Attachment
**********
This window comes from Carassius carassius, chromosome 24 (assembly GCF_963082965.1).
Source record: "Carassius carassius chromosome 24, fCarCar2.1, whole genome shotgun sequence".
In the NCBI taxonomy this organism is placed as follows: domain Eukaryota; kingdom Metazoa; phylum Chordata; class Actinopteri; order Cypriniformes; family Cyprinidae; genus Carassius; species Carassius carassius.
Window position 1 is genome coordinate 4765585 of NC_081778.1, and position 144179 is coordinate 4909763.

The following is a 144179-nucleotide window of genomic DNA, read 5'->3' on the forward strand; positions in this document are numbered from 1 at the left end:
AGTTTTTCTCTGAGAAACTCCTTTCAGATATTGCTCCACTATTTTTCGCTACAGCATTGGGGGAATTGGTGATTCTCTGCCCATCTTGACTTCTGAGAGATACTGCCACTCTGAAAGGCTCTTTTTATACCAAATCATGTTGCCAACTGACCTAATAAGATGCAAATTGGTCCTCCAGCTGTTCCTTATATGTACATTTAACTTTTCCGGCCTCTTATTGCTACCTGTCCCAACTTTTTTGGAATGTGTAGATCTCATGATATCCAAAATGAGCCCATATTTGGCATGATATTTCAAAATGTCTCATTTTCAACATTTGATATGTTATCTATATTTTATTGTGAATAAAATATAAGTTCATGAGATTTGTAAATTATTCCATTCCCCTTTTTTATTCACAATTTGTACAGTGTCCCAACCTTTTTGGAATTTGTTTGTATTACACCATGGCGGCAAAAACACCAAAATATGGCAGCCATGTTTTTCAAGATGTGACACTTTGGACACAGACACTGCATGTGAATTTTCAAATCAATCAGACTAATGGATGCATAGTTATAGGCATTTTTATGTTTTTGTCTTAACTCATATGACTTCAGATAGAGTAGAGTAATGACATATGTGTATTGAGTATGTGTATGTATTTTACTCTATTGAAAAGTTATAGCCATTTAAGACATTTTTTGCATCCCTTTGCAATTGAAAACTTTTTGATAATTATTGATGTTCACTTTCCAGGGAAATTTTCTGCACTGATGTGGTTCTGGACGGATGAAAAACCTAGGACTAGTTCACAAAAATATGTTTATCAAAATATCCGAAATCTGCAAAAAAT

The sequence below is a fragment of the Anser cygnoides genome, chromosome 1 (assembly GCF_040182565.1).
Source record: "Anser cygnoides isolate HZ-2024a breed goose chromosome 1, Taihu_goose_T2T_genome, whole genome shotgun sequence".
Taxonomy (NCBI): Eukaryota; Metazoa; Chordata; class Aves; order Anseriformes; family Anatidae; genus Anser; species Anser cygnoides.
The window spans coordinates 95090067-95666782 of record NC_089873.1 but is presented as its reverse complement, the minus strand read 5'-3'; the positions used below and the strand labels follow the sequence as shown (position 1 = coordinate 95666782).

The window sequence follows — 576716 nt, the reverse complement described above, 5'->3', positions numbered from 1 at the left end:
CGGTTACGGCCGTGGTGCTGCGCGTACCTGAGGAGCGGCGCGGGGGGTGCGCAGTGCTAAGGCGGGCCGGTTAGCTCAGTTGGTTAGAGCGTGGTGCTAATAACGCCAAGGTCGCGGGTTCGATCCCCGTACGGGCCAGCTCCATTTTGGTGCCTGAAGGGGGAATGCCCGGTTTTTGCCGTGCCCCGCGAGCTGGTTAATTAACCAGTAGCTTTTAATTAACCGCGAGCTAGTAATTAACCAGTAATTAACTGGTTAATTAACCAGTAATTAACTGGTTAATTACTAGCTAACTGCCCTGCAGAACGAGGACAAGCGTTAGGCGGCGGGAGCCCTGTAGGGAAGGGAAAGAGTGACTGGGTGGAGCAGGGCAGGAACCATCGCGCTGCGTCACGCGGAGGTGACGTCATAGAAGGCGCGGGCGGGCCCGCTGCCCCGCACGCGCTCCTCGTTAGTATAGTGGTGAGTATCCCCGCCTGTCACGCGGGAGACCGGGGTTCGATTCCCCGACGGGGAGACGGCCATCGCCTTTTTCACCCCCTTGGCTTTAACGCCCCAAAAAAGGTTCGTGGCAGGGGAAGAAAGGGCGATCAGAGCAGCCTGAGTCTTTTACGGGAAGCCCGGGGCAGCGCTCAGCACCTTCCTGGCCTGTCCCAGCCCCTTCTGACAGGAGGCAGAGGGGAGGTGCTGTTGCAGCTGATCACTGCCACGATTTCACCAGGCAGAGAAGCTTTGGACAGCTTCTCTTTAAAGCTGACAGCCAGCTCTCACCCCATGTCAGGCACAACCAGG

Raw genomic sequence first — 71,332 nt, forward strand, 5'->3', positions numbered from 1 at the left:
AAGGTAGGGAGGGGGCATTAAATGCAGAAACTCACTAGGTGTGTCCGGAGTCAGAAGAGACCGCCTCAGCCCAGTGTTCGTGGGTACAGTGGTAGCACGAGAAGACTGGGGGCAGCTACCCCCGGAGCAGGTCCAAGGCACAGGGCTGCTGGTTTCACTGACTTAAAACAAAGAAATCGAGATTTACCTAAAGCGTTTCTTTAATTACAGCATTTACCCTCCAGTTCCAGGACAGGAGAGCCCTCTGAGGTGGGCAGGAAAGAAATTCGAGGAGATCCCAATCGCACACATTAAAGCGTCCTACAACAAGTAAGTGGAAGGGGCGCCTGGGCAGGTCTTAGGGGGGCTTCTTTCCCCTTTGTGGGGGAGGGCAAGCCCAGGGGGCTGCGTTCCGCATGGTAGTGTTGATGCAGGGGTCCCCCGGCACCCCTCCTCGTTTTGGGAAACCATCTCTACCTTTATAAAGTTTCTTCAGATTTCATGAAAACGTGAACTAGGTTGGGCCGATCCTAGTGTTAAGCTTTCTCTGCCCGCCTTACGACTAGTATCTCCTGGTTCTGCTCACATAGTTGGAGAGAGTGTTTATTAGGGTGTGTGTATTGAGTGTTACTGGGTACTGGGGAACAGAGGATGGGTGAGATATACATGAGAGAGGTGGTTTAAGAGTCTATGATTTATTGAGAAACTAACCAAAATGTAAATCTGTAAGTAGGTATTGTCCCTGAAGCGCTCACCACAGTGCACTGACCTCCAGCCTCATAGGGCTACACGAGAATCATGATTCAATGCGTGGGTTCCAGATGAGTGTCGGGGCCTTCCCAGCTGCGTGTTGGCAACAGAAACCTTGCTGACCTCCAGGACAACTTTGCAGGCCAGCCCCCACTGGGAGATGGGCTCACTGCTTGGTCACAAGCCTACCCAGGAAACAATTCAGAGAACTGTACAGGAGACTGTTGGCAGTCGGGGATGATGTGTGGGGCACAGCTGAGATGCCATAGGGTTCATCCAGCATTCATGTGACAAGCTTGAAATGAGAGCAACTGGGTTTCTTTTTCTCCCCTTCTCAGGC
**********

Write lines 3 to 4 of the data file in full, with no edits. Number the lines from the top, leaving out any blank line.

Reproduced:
In the NCBI taxonomy this organism is placed as follows: domain Eukaryota; kingdom Metazoa; phylum Chordata; class Actinopteri; order Cypriniformes; family Cyprinidae; genus Carassius; species Carassius carassius.
Window position 1 is genome coordinate 4765585 of NC_081778.1, and position 144179 is coordinate 4909763.